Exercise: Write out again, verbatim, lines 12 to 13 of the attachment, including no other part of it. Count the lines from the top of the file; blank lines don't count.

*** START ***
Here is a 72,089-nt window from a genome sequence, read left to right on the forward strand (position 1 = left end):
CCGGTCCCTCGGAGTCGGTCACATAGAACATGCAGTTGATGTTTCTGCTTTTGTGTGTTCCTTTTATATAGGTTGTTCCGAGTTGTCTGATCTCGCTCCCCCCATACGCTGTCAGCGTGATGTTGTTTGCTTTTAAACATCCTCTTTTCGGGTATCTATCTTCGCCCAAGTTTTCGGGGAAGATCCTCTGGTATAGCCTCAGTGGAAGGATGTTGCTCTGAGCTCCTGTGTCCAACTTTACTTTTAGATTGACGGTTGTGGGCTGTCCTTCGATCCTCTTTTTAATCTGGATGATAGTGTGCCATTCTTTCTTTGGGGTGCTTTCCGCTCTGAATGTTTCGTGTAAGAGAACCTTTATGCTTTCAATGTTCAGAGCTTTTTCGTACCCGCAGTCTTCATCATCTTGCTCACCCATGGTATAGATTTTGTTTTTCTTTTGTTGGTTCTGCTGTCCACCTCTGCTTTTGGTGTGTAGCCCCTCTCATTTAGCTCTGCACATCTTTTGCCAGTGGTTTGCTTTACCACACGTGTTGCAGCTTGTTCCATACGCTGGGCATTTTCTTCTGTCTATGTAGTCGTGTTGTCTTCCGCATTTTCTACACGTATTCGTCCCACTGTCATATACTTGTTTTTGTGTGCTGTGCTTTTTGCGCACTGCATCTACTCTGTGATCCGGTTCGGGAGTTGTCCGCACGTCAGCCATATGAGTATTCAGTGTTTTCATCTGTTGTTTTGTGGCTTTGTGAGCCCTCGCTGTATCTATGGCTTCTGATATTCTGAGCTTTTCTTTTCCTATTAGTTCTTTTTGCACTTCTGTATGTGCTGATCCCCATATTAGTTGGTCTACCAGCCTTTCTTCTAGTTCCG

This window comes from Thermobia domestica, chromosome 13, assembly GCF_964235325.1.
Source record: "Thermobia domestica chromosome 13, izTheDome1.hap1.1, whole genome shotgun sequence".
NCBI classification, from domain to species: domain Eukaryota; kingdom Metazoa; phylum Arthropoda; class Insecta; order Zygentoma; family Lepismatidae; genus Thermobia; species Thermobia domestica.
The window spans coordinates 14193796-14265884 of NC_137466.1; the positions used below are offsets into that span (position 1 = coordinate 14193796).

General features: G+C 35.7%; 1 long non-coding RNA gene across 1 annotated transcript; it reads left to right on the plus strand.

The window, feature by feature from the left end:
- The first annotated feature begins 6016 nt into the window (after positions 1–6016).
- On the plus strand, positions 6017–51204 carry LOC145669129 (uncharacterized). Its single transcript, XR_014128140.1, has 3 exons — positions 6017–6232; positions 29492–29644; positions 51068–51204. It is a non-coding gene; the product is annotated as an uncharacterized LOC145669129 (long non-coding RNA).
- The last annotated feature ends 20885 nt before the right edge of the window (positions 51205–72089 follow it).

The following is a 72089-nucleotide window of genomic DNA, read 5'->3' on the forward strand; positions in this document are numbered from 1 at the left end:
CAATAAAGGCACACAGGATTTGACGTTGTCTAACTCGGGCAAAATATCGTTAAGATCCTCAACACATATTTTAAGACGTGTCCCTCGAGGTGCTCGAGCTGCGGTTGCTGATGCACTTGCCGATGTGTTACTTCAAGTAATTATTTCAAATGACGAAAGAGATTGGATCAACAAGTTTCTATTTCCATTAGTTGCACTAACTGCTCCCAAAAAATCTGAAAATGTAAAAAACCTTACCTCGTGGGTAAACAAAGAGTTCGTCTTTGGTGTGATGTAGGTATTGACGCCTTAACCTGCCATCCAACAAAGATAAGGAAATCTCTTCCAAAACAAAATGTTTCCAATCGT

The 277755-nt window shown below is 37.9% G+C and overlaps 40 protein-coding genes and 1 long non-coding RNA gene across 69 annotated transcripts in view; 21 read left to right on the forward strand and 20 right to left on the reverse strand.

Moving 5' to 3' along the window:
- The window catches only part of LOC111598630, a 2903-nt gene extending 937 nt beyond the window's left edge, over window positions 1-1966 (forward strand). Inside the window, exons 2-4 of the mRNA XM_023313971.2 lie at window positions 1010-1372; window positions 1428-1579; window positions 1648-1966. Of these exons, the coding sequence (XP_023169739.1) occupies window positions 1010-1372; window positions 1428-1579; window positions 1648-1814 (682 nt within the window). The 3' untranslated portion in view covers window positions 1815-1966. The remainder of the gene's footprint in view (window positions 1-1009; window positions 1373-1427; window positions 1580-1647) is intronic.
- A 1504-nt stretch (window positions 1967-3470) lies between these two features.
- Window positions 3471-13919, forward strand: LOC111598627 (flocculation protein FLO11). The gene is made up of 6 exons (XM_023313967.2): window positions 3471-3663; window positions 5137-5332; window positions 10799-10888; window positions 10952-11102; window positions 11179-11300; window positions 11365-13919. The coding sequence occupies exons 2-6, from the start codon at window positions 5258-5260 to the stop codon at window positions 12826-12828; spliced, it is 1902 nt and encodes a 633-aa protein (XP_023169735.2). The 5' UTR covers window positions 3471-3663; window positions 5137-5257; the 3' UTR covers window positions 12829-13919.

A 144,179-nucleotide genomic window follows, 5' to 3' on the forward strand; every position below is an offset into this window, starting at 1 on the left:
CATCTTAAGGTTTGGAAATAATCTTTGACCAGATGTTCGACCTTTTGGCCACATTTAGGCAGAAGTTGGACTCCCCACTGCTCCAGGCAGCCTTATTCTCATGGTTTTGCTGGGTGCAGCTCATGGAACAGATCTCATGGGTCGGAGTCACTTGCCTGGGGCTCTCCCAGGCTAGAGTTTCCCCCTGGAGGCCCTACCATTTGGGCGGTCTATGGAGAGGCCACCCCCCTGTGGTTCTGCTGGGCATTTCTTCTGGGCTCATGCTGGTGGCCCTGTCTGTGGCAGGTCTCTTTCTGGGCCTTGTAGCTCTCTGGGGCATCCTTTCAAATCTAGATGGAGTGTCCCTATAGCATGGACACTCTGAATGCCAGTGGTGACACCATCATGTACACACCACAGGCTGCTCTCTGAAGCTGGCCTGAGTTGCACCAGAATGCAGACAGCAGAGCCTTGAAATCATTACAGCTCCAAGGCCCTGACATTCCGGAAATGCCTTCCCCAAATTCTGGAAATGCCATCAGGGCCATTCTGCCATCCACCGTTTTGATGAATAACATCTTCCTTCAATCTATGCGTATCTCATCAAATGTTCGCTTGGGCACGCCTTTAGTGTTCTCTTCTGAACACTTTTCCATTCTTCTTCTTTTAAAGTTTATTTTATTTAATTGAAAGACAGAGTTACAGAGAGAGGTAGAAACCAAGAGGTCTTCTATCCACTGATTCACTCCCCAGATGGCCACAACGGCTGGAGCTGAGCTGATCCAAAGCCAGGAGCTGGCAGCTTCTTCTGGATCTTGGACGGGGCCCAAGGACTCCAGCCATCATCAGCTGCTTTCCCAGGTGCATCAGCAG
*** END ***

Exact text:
The following is a 72089-nucleotide window of genomic DNA, read 5'->3' on the forward strand; positions in this document are numbered from 1 at the left end:
CAATAAAGGCACACAGGATTTGACGTTGTCTAACTCGGGCAAAATATCGTTAAGATCCTCAACACATATTTTAAGACGTGTCCCTCGAGGTGCTCGAGCTGCGGTTGCTGATGCACTTGCCGATGTGTTACTTCAAGTAATTATTTCAAATGACGAAAGAGATTGGATCAACAAGTTTCTATTTCCATTAGTTGCACTAACTGCTCCCAAAAAATCTGAAAATGTAAAAAACCTTACCTCGTGGGTAAACAAAGAGTTCGTCTTTGGTGTGATGTAGGTATTGACGCCTTAACCTGCCATCCAACAAAGATAAGGAAATCTCTTCCAAAACAAAATGTTTCCAATCGT